2. A method according to claim 1 wherein the recording spatial density of said recording means is double the spatial density of said image data.
  3. A method according to claim 2 wherein said first thinned pattern has a dot arrangement by which dots which are not vertically and horizontally adjacent are recorded and the second thinned pattern has a dot arrangement by which the dots not recorded using the first thinned pattern are recorded.
  4. A method according to any preceding claim wherein said recording means includes a plurality of recording heads each having a respective one of the plurality of ink discharge port arrays for discharging inks of different colours.
  5. A method according to any preceding claim wherein said recording means uses thermal energy to cause a change in state in ink for discharging ink form a discharge port.
  6. An ink jet recording apparatus for recording a colour image corresponding to image data consisting of a plurality of image pixels on a recording medium using recording means (307) having a plurality of linear ink discharge port arrays (801) each array arranged to discharge a different colour ink, comprising:
    means (706) for reciprocally moving the recording means relative to the recording medium along forward and backward paths in a main scan direction;
    control means (201) for causing said recording means to record each image pixel as a plurality of recording dots formed by ink discharged from the discharge ports, the control means being arranged to control said recording means to record a first thinned image according to a first thinned pattern on a predetermined area of said recording medium using a first set of discharge ports of each of the arrays of said recording means during one of the forward and backward paths of the main scan direction and to record a second thinned image according to a second thinned pattern on said predetermined area of said recording medium using a second different set of discharge ports of each of the arrays of said recording means during movement along the other of the forward and backward paths of the main scan direction so that recording dots recorded by discharging ink from respective discharge ports to form the first thinned image do not overlap with dots recorded to form the second thinned image;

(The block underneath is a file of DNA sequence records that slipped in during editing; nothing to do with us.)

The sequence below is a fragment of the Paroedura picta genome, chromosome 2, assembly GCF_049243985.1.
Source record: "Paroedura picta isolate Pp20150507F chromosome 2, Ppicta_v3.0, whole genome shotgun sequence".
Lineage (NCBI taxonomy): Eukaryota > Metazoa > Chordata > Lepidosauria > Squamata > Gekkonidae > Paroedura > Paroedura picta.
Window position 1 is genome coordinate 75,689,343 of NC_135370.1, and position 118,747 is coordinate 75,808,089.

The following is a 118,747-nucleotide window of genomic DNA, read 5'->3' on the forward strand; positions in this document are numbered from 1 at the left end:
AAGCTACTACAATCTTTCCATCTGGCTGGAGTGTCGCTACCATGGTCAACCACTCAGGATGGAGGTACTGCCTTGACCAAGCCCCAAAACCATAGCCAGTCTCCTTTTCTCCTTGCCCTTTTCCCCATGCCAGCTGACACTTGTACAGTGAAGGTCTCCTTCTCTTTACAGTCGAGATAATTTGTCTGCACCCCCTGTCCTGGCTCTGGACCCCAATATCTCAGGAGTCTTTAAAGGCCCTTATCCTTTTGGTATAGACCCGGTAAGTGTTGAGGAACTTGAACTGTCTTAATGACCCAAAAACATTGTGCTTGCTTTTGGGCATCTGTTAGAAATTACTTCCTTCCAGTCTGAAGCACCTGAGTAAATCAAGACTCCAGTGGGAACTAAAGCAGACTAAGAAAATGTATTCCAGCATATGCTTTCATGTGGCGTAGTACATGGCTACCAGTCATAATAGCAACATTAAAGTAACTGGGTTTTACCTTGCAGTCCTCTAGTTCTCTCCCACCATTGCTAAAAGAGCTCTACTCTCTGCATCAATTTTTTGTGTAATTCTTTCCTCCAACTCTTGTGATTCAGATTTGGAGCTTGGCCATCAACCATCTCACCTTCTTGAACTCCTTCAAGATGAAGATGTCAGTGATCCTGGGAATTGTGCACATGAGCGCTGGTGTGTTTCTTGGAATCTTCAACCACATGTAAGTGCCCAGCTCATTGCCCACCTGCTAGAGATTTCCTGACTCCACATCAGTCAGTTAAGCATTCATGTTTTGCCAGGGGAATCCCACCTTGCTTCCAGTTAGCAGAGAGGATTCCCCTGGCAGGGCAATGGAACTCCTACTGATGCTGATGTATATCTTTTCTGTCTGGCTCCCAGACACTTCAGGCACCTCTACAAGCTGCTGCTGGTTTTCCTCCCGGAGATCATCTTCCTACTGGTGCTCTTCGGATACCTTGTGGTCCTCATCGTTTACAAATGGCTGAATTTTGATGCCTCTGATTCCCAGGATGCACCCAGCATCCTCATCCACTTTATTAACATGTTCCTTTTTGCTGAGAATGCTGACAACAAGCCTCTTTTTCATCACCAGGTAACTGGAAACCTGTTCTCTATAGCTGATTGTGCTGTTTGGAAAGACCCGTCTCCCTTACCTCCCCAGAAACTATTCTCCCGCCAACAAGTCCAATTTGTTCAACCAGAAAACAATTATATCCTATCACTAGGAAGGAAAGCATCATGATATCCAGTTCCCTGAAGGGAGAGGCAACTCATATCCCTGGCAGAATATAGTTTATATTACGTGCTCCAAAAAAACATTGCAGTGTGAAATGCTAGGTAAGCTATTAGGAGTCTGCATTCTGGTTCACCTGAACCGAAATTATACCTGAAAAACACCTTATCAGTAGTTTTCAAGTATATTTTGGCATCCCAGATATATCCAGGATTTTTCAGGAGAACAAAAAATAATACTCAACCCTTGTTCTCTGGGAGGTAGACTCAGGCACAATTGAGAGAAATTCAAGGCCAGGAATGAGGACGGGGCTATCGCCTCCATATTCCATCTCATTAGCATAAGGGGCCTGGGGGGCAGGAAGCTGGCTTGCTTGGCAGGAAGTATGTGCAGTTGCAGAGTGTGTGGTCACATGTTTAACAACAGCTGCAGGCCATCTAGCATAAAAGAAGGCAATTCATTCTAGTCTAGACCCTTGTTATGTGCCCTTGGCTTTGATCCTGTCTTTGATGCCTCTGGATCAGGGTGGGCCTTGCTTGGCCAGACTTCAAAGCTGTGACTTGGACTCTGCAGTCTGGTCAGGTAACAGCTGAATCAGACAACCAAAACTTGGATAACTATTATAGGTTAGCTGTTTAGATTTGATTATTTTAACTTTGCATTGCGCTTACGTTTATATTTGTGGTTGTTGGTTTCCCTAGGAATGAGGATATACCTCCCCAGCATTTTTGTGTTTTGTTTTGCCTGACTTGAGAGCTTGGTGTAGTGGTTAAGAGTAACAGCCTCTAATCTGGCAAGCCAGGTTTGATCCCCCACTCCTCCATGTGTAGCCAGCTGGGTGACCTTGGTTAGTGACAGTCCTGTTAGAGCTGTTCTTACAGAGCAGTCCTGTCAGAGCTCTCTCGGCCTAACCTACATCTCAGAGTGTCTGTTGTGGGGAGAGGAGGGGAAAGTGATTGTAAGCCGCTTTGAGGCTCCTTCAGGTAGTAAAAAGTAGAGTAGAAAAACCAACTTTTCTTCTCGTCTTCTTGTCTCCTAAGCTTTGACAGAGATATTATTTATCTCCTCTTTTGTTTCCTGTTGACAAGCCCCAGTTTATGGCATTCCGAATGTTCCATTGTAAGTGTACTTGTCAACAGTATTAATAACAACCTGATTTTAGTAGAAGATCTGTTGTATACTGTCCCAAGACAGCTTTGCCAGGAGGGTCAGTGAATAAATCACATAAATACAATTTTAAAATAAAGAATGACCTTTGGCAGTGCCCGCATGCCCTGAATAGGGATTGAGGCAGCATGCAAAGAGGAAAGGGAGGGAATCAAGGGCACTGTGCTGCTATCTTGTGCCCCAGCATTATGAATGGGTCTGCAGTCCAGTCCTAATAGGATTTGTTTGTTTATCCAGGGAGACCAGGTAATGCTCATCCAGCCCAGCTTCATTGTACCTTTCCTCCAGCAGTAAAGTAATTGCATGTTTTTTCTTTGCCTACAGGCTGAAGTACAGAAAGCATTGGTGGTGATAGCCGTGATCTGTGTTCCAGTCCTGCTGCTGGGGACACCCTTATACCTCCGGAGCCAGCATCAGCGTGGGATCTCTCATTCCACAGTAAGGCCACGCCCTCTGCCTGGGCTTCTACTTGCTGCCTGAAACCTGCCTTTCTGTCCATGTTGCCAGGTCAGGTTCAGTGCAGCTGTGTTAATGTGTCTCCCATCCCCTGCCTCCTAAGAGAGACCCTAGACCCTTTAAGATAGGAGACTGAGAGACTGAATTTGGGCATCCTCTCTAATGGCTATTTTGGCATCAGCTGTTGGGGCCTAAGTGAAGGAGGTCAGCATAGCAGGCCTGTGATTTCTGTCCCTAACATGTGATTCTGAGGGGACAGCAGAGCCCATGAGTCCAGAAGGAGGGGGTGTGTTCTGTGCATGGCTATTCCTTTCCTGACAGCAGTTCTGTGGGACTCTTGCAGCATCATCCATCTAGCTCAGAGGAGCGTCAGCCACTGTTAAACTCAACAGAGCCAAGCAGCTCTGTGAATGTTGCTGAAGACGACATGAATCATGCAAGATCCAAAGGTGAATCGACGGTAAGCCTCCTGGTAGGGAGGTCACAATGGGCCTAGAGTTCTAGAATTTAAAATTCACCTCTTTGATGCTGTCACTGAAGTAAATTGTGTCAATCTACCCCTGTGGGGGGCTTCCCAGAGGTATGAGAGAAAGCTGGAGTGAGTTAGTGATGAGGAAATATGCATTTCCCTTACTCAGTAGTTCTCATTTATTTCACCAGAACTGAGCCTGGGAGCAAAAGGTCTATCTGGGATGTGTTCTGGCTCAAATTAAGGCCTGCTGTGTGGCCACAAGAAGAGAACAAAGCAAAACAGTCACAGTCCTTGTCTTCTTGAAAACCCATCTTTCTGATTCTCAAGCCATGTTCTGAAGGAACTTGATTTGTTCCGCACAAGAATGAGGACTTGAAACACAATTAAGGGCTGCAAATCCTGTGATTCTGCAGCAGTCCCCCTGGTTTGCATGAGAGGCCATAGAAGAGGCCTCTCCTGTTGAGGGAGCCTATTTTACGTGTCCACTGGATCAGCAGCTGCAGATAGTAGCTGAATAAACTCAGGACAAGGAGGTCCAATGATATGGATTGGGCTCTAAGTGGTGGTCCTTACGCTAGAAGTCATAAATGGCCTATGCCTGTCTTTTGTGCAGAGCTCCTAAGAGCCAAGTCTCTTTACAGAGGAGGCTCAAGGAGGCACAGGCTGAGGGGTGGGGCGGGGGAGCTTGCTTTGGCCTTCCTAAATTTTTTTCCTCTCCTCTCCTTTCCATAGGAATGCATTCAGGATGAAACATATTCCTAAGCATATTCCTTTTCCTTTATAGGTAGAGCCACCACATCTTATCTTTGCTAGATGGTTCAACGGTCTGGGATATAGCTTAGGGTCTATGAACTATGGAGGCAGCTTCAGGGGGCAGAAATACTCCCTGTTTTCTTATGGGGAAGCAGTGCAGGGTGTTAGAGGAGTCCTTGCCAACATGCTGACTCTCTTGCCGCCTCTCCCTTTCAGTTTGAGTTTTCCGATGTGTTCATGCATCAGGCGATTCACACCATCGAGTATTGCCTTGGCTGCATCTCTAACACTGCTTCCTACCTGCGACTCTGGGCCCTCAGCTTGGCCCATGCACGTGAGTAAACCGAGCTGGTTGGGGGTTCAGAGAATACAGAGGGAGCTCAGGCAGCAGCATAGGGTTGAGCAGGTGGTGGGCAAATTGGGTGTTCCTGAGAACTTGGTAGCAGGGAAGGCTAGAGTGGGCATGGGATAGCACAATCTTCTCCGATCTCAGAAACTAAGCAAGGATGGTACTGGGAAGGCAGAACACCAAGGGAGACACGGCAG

means (703-705) for moving said recording medium relative to said recording means in a sub-scan direction between main scans, in which apparatus the control means (201) is arranged to control the setting of the first and second thinned patterns so that the numbers of dots recorded for each image pixel on said recording medium by ink discharged by the recording means according to said first and second thinned patterns are substantially equal irrespective of the arrangement of the image pixels representing the image data being recorded.
  7. Apparatus according to claim 6 comprising recording means having a recording spatial density double the spatial density of said image data.
  8. Apparatus according to claim 7 wherein said first thinned pattern has a dot arrangement by which dots which are not vertically and horizontally adjacent are recorded and said second thinned pattern has a dot arrangement by which the dots not recorded using the first thinned pattern are recorded.
  9. Apparatus according to any one of claims 6 to 8 comprising recording means arranged to use thermal energy to cause a change in state in the ink to discharge ink from the discharge port.
  10. Apparatus according to any one of claims 6 to 9, comprising recording means including a plurality of recording heads each having a respective one of the plurality of ink discharge port arrays for discharging inks of different colours.
EP19920311337 1991-12-13 1992-12-11 Ink jet recording method and apparatus Expired - Lifetime EP0546853B1 (en)

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US5625391A (en) 1997-04-29
EP0546853A1 (en) 1993-06-16
JP3155794B2 (en) 2001-04-16
KR970007630B1 (en) 1997-05-13
JPH05167838A (en) 1993-07-02
DE69226421D1 (en) 1998-09-03
CA2084980C (en) 2002-01-15
CA2084980A1 (en) 1993-06-14
DE69226421T2 (en) 1998-12-24